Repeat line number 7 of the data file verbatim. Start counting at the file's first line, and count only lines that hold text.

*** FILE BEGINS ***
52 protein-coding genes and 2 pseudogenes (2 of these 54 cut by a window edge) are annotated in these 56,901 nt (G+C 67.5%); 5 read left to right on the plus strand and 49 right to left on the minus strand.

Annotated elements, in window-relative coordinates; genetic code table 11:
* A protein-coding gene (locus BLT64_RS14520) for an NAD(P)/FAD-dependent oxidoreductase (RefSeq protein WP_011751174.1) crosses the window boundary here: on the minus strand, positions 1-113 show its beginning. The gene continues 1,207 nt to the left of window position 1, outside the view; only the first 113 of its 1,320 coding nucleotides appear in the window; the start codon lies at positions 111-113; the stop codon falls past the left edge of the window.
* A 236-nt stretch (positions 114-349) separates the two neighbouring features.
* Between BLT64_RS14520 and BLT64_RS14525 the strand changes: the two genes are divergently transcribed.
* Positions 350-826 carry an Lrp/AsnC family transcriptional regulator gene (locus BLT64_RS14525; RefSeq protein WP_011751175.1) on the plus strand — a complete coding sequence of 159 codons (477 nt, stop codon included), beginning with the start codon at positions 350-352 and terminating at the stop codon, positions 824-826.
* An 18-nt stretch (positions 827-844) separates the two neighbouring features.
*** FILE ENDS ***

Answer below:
* An 18-nt stretch (positions 827-844) separates the two neighbouring features.